Sweden has been research and innovation leader in Europe for many years, especially in the life sciences and in information and communication technologies. Thanks to massive investment in research and development and good links between research and business, Sweden leads the 28 European Union member states when it comes to innovation.

Landscape in Sweden

© Ralf Hanatschek / DLR

Funding the cooperation

In 2010, 2011 and 2013 the Federal Ministry of Education and Research (BMBF) published an an ideas competition to set up and expand innovative R&D networks with partners in the Baltic Sea countries. The aim of these funding measures is to tap into innovation potential through international cooperation and to boost the international competitive edge of German companies and research institutions in the Baltic Sea region. It was also aimed at encouraging cooperation with Swedish partners. Swedish institutions were involved in nine of the 15 projects included in the most recently published announcement.

The BMBF has commissioned the DLR Project Management Agency's International Buereau with processing these and other funding measures.

Political framework

Sweden is a world leader when it comes to investment in research and development: for some years, Sweden has been investing more than 3% of its GDP in R&D. Most of this investment comes from companies. On 11 October 2012, the Swedish government put forward a bill entitled „Research and Innovation (2012/13:30)“ which contains priorities in Swedish research and innovation policy for the period of 2013 to 2016. The bill stipulates a phased annual increase in the public resources allocated to research and innovation in the run-up to 2016. The overall funding level is set to be around EUR 450 million higher in 2016 than it was in 2012. The additional resources in the next four years amount to a total of around EUR 1.3 billion.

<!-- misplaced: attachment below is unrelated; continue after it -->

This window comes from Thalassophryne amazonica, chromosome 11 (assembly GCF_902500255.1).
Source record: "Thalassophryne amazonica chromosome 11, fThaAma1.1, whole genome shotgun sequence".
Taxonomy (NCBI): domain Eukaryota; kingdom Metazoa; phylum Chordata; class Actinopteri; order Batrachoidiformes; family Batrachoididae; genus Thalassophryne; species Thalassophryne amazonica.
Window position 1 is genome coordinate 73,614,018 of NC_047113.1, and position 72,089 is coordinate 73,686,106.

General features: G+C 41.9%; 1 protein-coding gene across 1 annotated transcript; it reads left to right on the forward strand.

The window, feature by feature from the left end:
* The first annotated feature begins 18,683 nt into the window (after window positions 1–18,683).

Priorities of the cooperation

Technical priorities of the bi- and multilateral research projects

Cooperation takes place primarily within a multilateral framework and aims to actively shape the European Research Area. Joint projects within the European Research Framework Programmes deal primarily with information and communication technologies and health.

The technical BMBF programmes also include multilateral research projects involving Sweden. The key areas of focus within current projects are sustainable forestry, marine and polar research and information and communication technology.

Baltic Sea cooperation

Germany and Sweden work together in many areas in the context of the Baltic Sea cooperation. In addition to the Baltic Development Forum and the Baltic Sea Council, the BONUS network on Baltic Sea research is also an important tool for cooperation between Germany and Denmark. The "BONUS-169" research program and the "BONUS+" call for proposals developed from the ERA-Net network, which was initiated as part of the 6th EU Research Framework Program. The BONUS Network brings together eleven organisations involved in funding and implementing Baltic Sea research in order to bundle their research funding and coordinate infrastructure utilisation.

European infrastructure

German-Swedish cooperation at the ESS European Spallation Source is part of the Röntgen-Ångström-Cluster founded in 2009 for bilateral cooperation in photon and neutron research. The ESS is a large-scale European project under the scope of the European Research Infrastructure (“ESFRI Roadmap”) and is to be built in the Swedish city of Lund. Construction of another major research facility – the Max IV synchrotron light source – is planned for the same location. Sweden is also participating in the XFEL x-ray laser that is being built in Hamburg.